He blew up the world in Independence Day. Then, he blew up the world in 2012. Now, director Roland Emmerich is back to blow up both the world and the moon in Moonfall, a science fiction disaster film where the moon is knocked out of orbit by an unknown force. As city-sized chunks of the moon hurtle toward Earth, two astronauts work with a conspiracy theorist to save the world from a catastrophic fate. Emmerich is a pioneer of the disaster genre specializing in a type of film we don’t see too often. This back-to-basics thriller succeeds in its less-than-lofty ambitions with an excellent amount of pure destruction.
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Movies with world-ending stakes mixed with popcorn entertainment are generally reserved for the superhero genre, but disaster movies have always been on another level. In 2020, we got Greenland, a serious take on a planet-killing event, and more recently, Don’t Look Up was an apocalyptic film that used its story for a satirical look at America’s response to climate change. This time, Emmerich successfully tells an original tale of global destruction with absurdity and fun.
This is the type of movie Hollywood doesn’t make anymore. A $140 million budget going to a non-IP film does not happen too often in a cinematic climate defined by franchises and remakes, but this is a ’90s disaster movie in the vein of Armageddon and Deep Impact. When was the last time you saw a group of astronauts take a rocket to the stars to save the world? Because when done right, those movies can be a hell of a time, and this is one of those films.
The film’s opening sequence introduces us to Brian Harper (Patrick Wilson) and Jo Fowler (Halle Berry), two astronauts in space with a work couple dynamic. They debate the lyrics of Toto’s “Africa” before their spaceship is breached. Years later, Harper’s relationship with NASA has been soiled by the event; he is estranged from his family and cannot pay off his rent, on the verge of being evicted. Meanwhile, conspiracy theorist KC Houseman (John Bradley) discovers the moon is out of orbit, while NASA uncovers the same finding.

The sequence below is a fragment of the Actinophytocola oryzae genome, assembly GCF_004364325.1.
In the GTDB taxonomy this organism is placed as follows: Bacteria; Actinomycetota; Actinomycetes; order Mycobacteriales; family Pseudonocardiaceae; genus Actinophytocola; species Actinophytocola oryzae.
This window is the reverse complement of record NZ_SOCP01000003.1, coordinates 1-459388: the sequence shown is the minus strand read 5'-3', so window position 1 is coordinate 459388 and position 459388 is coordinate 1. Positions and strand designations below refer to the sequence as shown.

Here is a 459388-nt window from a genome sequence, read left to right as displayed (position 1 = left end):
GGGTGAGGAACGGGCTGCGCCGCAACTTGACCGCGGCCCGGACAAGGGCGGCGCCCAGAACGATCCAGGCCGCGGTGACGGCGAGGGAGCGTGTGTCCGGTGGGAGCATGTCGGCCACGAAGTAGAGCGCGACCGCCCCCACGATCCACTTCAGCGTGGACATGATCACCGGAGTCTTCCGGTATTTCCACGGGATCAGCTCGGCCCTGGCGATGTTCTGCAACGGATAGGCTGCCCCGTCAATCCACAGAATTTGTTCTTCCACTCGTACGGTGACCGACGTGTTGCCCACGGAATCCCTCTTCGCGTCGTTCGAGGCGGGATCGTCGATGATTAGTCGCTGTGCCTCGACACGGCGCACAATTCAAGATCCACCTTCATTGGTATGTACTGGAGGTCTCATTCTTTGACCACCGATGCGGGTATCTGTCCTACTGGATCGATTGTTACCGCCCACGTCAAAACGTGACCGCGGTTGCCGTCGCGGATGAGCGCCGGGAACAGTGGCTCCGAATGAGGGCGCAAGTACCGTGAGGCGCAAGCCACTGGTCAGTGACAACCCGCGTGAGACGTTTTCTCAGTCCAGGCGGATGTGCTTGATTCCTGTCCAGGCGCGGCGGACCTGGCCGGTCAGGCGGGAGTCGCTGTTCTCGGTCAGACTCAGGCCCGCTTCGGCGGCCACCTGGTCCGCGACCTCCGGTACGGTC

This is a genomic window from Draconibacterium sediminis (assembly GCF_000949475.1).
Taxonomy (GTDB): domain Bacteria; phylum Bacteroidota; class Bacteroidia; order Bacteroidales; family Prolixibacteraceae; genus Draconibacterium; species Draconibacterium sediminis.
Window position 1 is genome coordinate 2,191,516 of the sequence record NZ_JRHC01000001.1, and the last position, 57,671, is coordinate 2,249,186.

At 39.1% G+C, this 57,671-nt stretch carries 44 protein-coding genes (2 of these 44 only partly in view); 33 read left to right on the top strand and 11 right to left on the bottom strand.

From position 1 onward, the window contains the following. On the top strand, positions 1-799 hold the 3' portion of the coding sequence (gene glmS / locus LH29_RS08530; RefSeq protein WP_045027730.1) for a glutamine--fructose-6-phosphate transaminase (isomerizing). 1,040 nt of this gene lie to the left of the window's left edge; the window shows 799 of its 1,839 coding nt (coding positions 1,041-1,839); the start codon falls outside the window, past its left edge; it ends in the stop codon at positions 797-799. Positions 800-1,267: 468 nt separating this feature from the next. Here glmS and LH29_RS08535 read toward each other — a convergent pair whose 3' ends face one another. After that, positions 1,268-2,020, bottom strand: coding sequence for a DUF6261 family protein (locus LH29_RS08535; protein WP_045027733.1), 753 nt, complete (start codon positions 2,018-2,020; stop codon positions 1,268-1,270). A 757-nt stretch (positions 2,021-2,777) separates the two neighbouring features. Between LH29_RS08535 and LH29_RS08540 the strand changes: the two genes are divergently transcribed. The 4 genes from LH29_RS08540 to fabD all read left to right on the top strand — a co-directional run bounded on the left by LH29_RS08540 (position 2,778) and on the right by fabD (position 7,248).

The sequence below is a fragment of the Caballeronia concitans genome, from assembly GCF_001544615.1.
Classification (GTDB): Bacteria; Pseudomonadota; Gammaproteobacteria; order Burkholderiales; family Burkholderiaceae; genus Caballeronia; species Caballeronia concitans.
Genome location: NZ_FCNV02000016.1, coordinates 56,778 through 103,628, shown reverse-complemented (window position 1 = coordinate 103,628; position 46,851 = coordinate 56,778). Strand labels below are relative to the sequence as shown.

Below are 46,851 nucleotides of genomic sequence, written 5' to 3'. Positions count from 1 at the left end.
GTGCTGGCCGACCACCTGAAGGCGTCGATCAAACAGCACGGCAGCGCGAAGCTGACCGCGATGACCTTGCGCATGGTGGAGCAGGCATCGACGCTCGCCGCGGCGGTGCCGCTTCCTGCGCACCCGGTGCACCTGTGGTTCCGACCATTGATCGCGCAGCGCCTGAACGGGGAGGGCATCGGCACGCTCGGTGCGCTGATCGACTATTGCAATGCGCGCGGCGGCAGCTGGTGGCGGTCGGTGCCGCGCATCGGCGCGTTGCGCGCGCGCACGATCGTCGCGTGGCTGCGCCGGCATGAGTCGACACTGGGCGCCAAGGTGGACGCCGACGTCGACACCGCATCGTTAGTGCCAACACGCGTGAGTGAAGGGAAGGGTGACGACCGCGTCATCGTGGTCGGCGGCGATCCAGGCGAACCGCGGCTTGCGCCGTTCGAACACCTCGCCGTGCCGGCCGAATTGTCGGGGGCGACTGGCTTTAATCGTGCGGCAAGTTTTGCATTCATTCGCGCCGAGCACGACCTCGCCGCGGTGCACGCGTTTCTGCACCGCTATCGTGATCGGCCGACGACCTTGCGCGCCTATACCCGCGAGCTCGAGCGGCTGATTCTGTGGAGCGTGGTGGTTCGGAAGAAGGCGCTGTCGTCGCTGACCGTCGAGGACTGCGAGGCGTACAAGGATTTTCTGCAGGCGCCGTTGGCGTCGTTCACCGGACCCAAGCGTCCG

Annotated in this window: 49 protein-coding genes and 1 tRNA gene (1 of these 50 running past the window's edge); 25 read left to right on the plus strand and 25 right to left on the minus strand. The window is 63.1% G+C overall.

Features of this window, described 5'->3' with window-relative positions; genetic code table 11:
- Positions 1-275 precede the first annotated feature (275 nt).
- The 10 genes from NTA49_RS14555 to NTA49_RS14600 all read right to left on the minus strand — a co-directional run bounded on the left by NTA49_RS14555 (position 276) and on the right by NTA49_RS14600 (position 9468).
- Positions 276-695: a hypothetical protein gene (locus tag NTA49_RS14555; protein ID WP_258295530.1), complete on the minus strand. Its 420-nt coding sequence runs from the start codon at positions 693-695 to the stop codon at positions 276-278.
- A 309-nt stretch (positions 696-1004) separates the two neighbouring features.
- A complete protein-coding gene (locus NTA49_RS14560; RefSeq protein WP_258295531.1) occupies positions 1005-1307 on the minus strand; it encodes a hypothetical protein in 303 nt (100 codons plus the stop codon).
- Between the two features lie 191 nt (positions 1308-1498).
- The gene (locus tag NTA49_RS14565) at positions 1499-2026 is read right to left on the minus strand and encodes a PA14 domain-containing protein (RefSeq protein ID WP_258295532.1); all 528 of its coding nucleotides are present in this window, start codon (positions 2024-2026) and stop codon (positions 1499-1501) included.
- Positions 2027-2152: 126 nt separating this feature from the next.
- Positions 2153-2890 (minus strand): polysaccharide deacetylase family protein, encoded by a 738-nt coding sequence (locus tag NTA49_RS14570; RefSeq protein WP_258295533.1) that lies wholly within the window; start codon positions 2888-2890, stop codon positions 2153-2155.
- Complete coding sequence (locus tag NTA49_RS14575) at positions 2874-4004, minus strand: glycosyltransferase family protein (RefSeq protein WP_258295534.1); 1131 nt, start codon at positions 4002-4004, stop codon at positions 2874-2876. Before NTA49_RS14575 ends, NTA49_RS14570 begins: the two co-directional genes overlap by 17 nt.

As the story progresses, the film goes down more and more preposterous routes, as the film recontextualizes two minutes of radio silence during Apollo 11 and introduces an organism of artificial intelligence. This film has many original ideas, especially in the final act. While the explanations may lose some audience members in their sheer audacity, there are bold creative choices wrapped in a mainstream blockbuster. Harper has a good amount of characterization in his relationship with his son. Furthermore, the writers made a wise choice to have Harper and Fowler in space while also showing their families’ journey of survival on Earth, balancing both storylines in tension and action.
This is a consistently investing disaster thriller where the characters are always put in bigger and crazier situations. The film is visually massive with incredible spectacle and thrills, and the characters are set up in ways that increase the film’s stakes. Don’t get me wrong; Moonfall is undoubtedly unrealistic and requires a complete suspension of disbelief to be enjoyed, but the film is action-packed and a perfect fit for the big screen experience. While the film’s attempts at an emotional core feel familiar and are ultimately ineffective, there are enough explosions, blasts, and gravitational tomfoolery to fill up this monumental blockbuster.
As ComingSoon’s review policy explains, a score of 6 equates to “Decent.” It fails to reach its full potential and is a run-of-the-mill experience.
Disclosure: The critic attended a press screening for ComingSoon’s Moonfall review.